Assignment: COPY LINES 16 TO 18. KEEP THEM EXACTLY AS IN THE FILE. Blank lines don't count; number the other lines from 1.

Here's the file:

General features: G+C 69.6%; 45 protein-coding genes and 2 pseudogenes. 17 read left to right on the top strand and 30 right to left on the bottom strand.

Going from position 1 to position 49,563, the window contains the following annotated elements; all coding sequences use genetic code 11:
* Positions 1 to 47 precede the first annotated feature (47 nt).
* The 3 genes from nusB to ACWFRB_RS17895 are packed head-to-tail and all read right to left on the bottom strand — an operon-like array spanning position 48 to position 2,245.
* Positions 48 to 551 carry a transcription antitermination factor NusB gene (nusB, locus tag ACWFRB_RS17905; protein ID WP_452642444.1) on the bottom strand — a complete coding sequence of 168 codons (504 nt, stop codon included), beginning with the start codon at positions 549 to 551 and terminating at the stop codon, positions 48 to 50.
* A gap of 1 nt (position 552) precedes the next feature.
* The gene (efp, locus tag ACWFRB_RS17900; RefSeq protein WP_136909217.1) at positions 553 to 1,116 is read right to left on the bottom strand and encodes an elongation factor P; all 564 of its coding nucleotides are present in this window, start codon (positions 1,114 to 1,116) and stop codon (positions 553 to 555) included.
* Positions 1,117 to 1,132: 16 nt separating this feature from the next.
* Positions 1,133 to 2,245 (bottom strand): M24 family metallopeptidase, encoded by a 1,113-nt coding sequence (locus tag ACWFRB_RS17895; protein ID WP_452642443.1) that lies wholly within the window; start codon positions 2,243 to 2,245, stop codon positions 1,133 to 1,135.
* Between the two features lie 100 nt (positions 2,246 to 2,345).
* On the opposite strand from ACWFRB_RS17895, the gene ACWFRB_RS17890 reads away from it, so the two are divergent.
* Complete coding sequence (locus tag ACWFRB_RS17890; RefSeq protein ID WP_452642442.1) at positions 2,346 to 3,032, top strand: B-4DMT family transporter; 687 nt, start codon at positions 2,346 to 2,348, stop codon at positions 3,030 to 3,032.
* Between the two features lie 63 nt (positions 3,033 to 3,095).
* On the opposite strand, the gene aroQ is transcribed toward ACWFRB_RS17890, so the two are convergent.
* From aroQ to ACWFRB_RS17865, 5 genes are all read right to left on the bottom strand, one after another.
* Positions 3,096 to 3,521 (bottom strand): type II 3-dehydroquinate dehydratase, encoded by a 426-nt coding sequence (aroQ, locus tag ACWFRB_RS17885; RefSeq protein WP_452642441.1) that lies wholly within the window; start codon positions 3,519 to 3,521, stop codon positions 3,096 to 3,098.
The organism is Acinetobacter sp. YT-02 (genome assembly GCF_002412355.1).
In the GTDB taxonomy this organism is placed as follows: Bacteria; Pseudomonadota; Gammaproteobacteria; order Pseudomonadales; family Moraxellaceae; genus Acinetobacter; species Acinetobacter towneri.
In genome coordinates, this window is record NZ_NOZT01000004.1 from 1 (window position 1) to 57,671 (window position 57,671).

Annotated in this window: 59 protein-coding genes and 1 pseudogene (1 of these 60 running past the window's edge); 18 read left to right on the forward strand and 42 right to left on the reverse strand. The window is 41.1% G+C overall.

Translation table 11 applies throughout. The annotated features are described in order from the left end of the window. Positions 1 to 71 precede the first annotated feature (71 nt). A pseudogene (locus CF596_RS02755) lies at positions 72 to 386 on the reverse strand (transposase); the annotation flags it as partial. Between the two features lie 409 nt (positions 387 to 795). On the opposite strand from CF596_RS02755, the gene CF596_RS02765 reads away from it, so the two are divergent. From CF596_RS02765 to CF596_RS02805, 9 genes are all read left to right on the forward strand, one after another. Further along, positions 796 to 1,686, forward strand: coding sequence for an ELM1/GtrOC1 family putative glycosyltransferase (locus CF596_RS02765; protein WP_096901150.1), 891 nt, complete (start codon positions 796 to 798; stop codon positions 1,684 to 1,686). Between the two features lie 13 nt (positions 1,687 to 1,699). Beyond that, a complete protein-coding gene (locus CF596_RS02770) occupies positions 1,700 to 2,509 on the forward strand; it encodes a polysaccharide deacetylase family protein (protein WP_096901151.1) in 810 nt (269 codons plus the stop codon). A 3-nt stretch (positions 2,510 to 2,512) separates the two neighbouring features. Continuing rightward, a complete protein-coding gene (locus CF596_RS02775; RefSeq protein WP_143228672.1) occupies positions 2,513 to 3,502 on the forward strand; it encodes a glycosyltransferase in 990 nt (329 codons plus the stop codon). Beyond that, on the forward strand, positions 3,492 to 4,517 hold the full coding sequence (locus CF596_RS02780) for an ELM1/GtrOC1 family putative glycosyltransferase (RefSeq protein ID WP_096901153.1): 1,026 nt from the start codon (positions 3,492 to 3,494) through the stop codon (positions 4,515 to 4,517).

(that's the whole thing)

* Positions 3,096 to 3,521 (bottom strand): type II 3-dehydroquinate dehydratase, encoded by a 426-nt coding sequence (aroQ, locus tag ACWFRB_RS17885; RefSeq protein WP_452642441.1) that lies wholly within the window; start codon positions 3,519 to 3,521, stop codon positions 3,096 to 3,098.
The organism is Acinetobacter sp. YT-02 (genome assembly GCF_002412355.1).
In the GTDB taxonomy this organism is placed as follows: Bacteria; Pseudomonadota; Gammaproteobacteria; order Pseudomonadales; family Moraxellaceae; genus Acinetobacter; species Acinetobacter towneri.